Roko's original argument was not 'the AI agent will torture you if you don't donate, therefore you should help build such an agent'; his argument was 'the AI agent will torture you if you don't donate, therefore we should avoid ever building such an agent.' As Gerard noted in the ensuing discussion thread, threats of torture "would motivate people to form a bloodthirsty pitchfork-wielding mob storming the gates of SIAI [= MIRI] rather than contribute more money." To which Roko replied: "Right, and I am on the side of the mob with pitchforks. I think it would be a good idea to change the current proposed FAI content from CEV to something that can't use negative incentives on x-risk reducers."

Roko saw his own argument as a strike against building the kind of software agent Eliezer had in mind. Other Less Wrong users, meanwhile, rejected Roko's argument both as a reason to oppose AI safety efforts and as a reason to support AI safety efforts.

Roko's argument was fairly dense, and it continued into the discussion thread. I’m guessing that this (in combination with the temptation to round off weird ideas to the nearest religious trope, plus misunderstanding #1 above) is why RationalWiki's version of Roko’s basilisk gets introduced as

a futurist version of Pascal’s wager; an argument used to try and suggest people should subscribe to particular singularitarian ideas, or even donate money to them, by weighing up the prospect of punishment versus reward.

If I'm correctly reconstructing the sequence of events: Sites like RationalWiki report in the passive voice that the basilisk is "an argument used" for this purpose, yet no examples ever get cited of someone actually using Roko’s argument in this way. Via citogenesis, the claim then gets incorporated into other sites' reporting.

(E.g., in Outer Places: "Roko is claiming that we should all be working to appease an omnipotent AI, even though we have no idea if it will ever exist, simply because the consequences of defying it would be so great." Or in Business Insider: "So, the moral of this story: You better help the robots make the world a better place, because if the robots find out you didn’t help make the world a better place, then they’re going to kill you for preventing them from making the world a better place.")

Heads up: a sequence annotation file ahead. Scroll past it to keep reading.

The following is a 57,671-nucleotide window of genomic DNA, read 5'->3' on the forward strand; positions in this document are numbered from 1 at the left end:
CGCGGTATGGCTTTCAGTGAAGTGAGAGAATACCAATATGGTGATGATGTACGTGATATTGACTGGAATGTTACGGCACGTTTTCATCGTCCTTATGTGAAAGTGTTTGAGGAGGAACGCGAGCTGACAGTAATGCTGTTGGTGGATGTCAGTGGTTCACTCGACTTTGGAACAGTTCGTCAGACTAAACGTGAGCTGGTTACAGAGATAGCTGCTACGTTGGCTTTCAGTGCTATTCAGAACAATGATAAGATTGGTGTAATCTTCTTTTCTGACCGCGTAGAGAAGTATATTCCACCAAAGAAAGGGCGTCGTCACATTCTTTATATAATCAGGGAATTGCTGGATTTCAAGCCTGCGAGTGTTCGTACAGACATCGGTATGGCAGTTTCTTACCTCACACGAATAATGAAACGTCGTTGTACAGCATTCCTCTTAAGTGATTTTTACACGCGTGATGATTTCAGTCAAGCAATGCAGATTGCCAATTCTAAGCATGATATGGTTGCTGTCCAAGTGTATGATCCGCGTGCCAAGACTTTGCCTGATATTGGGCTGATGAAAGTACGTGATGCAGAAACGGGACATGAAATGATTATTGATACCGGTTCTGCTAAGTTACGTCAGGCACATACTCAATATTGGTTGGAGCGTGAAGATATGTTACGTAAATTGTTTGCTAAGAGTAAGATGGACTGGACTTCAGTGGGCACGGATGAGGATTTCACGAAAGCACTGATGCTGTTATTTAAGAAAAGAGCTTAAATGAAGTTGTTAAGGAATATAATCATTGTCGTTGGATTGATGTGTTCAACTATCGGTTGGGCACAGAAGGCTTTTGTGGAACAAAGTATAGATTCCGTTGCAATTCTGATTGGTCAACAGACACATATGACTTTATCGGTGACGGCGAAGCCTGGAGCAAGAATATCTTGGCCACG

In terms of argument structure, the confusion is equating the conditional statement 'P implies Q' with the argument 'P; therefore Q.' Someone asserting the conditional isn’t necessarily arguing for Q; they may be arguing against P (based on the premise that Q is false), or they may be agnostic between those two possibilities. And misreporting about which argument was made (or who made it) is kind of a big deal in this case: 'Bob used a bad philosophy argument to try to extort money from people' is a much more serious charge than 'Bob owns a blog where someone once posted a bad philosophy argument.'


  • "Formally speaking, what is correct decision-making?" is an important open question in philosophy and computer science, and formalizing precommitment is an important part of that question.

Moving past Roko's argument itself, a number of discussions of this topic risk misrepresenting the debate's genre. Articles on Slate and RationalWiki strike an informal tone, and that tone can be useful for getting people thinking about interesting science/philosophy debates. On the other hand, if you're going to dismiss a question as unimportant or weird, it's important not to give the impression that working decision theorists are similarly dismissive.

What if your devastating take-down of string theory is intended for consumption by people who have never heard of 'string theory' before? Even if you're sure string theory is hogwash, then, you should be wary of giving the impression that the only people discussing string theory are the commenters on a recreational physics forum. Good reporting by non-professionals, whether or not they take an editorial stance on the topic, should make it obvious that there's academic disagreement about which approach to Newcomblike problems is the right one. The same holds for disagreement about topics like long-term AI risk or machine ethics.

If Roko's original post is of any pedagogical use, it's as an unsuccessful but imaginative stab at drawing out the diverging consequences of our current theories of rationality and goal-directed behavior. Good resources for these issues (both for discussion on Less Wrong and elsewhere) include:

The Roko's basilisk ban isn't in effect anymore, so you're welcome to direct people here (or to the Roko's basilisk wiki page, which also briefly introduces the relevant issues in decision theory) if they ask about it. Particularly low-quality discussions can still get deleted (or politely discouraged), though, at moderators' discretion. If anything here was unclear, you can ask more questions in the comments below.